I too was afraid of the German postings, but I used Google translate to read about the places. I have found that just trying in my bad German first thing is the best approach for immediate endearment. If the only method of contact was through the website form, then I apologized (in basic A1-level German) right after my greeting for not speaking German and said I was learning, gave a brief introduction of myself (summarized from that intro letter) and waited to hear back. Almost all of them responded back to me in English.

Whenever I could call a number, I did that - and again, began my conversation in my basic German with "Hello, please forgive my lack of German ..." and then proceeded from there in English. Now, you may get the occasional person who won't speak to you in any English or who may come across less than friendly, but don't take that personally. You will find the right person and place if you don't settle out of fear of not finding something better. You have a nice budget and seem to be well-financed. You will be appealing when that is added to the preparation of the packet.

And again, if you do not mind a bit of unsolicited advice, while I completely understand your initial desire to be walking distance from ETH, I would suggest staying open until you experience the city and how easy it is to get around. This will open so many more doors for you guys (and your cat). Public transit here is unbelievably easy. There is no comparison in the states.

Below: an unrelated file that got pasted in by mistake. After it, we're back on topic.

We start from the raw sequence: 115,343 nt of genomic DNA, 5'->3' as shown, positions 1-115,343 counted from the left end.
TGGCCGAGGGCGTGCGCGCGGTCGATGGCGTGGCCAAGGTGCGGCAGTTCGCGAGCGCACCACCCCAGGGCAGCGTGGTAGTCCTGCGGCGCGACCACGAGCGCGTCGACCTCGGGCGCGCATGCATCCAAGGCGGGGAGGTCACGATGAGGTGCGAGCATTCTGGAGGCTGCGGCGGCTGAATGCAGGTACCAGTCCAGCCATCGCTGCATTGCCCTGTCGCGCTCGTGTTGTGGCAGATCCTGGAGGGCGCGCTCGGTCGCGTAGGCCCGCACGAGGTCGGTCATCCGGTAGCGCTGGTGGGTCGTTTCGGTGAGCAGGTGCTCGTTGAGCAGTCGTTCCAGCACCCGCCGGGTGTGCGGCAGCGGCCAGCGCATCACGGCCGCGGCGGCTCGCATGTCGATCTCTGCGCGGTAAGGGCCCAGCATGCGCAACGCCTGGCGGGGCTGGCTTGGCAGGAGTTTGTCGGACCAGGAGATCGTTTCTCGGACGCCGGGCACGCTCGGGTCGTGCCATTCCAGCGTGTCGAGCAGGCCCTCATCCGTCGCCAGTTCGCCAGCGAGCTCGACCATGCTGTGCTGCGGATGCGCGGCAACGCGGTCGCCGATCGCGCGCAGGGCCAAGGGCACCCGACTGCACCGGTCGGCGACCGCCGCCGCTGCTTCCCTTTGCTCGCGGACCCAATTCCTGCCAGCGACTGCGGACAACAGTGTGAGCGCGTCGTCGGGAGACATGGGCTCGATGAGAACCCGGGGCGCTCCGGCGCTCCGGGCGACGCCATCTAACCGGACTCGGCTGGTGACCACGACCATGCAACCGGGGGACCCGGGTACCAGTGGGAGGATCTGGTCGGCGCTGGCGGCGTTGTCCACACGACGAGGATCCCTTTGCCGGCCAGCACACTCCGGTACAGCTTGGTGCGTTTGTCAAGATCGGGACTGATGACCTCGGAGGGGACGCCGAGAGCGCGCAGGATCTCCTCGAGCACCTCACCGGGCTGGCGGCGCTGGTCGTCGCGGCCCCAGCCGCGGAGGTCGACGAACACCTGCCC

And on the waiver, I misspoke - you do have to register within the two weeks, but you can register in the Gemeinde of a temporary dwelling. I have not heard back from the woman yet on that process, but I don't think she has been in the office since Friday and my colleague wasn't sure of the process because she did it all for him. So, ultimately, I am not so sure what is actually being "waived". Will let you know asap.